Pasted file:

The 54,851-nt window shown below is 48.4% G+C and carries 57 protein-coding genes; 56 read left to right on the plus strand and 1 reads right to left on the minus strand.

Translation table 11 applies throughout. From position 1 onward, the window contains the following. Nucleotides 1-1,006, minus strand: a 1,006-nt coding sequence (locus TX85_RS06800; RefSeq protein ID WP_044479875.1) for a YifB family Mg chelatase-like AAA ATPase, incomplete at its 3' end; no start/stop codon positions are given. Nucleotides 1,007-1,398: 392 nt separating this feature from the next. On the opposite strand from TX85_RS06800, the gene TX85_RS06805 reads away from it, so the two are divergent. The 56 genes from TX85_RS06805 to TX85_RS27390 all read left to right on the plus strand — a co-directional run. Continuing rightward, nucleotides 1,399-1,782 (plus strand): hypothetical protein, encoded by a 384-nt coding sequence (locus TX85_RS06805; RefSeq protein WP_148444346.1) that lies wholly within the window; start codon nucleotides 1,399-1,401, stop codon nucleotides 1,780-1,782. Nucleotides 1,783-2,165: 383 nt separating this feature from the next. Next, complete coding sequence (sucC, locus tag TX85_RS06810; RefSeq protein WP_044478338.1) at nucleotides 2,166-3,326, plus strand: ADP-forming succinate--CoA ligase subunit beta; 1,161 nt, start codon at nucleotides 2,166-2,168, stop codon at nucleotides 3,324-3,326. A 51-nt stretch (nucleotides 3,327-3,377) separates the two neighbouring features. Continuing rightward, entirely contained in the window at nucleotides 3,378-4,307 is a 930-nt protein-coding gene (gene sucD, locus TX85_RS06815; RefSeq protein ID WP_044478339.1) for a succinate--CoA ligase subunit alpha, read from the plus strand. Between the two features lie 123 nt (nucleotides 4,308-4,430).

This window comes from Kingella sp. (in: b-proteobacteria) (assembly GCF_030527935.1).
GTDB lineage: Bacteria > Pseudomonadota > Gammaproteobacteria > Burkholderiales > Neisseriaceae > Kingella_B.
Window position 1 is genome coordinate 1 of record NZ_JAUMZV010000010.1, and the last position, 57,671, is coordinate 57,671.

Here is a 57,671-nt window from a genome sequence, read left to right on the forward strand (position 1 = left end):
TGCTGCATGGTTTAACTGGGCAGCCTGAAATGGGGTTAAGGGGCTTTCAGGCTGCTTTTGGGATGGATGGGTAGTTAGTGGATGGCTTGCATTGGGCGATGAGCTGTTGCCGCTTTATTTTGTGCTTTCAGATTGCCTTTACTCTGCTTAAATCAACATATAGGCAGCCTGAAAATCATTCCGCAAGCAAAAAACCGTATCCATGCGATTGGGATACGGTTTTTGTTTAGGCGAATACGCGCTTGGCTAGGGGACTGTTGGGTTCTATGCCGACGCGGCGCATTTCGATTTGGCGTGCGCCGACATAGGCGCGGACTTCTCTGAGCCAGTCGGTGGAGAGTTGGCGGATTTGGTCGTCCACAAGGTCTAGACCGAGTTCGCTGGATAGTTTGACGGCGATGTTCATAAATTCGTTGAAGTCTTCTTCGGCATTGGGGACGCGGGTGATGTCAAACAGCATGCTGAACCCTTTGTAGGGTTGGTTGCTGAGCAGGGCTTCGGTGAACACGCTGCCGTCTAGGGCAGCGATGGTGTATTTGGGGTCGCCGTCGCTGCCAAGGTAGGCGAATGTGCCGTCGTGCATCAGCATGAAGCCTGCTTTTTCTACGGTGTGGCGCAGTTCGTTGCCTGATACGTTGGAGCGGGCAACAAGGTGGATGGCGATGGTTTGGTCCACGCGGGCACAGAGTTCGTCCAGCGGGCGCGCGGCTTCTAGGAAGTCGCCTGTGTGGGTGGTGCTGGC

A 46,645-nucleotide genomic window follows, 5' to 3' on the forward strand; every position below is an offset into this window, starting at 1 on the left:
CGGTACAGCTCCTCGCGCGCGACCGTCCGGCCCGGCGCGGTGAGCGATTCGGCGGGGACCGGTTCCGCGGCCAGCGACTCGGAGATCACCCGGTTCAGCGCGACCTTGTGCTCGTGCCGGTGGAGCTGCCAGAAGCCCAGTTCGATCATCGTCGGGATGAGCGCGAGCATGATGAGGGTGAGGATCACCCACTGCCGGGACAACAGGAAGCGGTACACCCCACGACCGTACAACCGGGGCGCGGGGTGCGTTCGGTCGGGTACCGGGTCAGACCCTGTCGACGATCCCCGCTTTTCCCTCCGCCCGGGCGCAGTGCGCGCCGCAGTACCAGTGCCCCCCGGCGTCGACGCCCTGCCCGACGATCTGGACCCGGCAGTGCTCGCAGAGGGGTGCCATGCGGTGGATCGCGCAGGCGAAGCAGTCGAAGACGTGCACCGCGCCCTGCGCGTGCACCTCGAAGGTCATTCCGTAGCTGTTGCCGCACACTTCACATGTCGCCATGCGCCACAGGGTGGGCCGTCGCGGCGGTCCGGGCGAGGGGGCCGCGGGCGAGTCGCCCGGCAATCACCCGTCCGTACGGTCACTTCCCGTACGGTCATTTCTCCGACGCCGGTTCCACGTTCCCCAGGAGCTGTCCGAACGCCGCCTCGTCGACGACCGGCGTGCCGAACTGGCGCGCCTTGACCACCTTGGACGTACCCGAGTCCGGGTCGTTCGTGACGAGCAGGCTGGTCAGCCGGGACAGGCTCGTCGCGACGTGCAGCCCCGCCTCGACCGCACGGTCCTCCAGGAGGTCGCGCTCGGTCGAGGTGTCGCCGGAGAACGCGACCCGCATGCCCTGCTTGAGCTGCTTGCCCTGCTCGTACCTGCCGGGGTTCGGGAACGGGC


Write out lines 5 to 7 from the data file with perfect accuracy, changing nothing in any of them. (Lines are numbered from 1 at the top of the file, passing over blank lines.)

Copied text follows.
Window position 1 is genome coordinate 1 of record NZ_JAUMZV010000010.1, and the last position, 57,671, is coordinate 57,671.

Here is a 57,671-nt window from a genome sequence, read left to right on the forward strand (position 1 = left end):
TGCTGCATGGTTTAACTGGGCAGCCTGAAATGGGGTTAAGGGGCTTTCAGGCTGCTTTTGGGATGGATGGGTAGTTAGTGGATGGCTTGCATTGGGCGATGAGCTGTTGCCGCTTTATTTTGTGCTTTCAGATTGCCTTTACTCTGCTTAAATCAACATATAGGCAGCCTGAAAATCATTCCGCAAGCAAAAAACCGTATCCATGCGATTGGGATACGGTTTTTGTTTAGGCGAATACGCGCTTGGCTAGGGGACTGTTGGGTTCTATGCCGACGCGGCGCATTTCGATTTGGCGTGCGCCGACATAGGCGCGGACTTCTCTGAGCCAGTCGGTGGAGAGTTGGCGGATTTGGTCGTCCACAAGGTCTAGACCGAGTTCGCTGGATAGTTTGACGGCGATGTTCATAAATTCGTTGAAGTCTTCTTCGGCATTGGGGACGCGGGTGATGTCAAACAGCATGCTGAACCCTTTGTAGGGTTGGTTGCTGAGCAGGGCTTCGGTGAACACGCTGCCGTCTAGGGCAGCGATGGTGTATTTGGGGTCGCCGTCGCTGCCAAGGTAGGCGAATGTGCCGTCGTGCATCAGCATGAAGCCTGCTTTTTCTACGGTGTGGCGCAGTTCGTTGCCTGATACGTTGGAGCGGGCAACAAGGTGGATGGCGATGGTTTGGTCCACGCGGGCACAGAGTTCGTCCAGCGGGCGCGCGGCTTCTAGGAAGTCGCCTGTGTGGGTGGTGCTGGC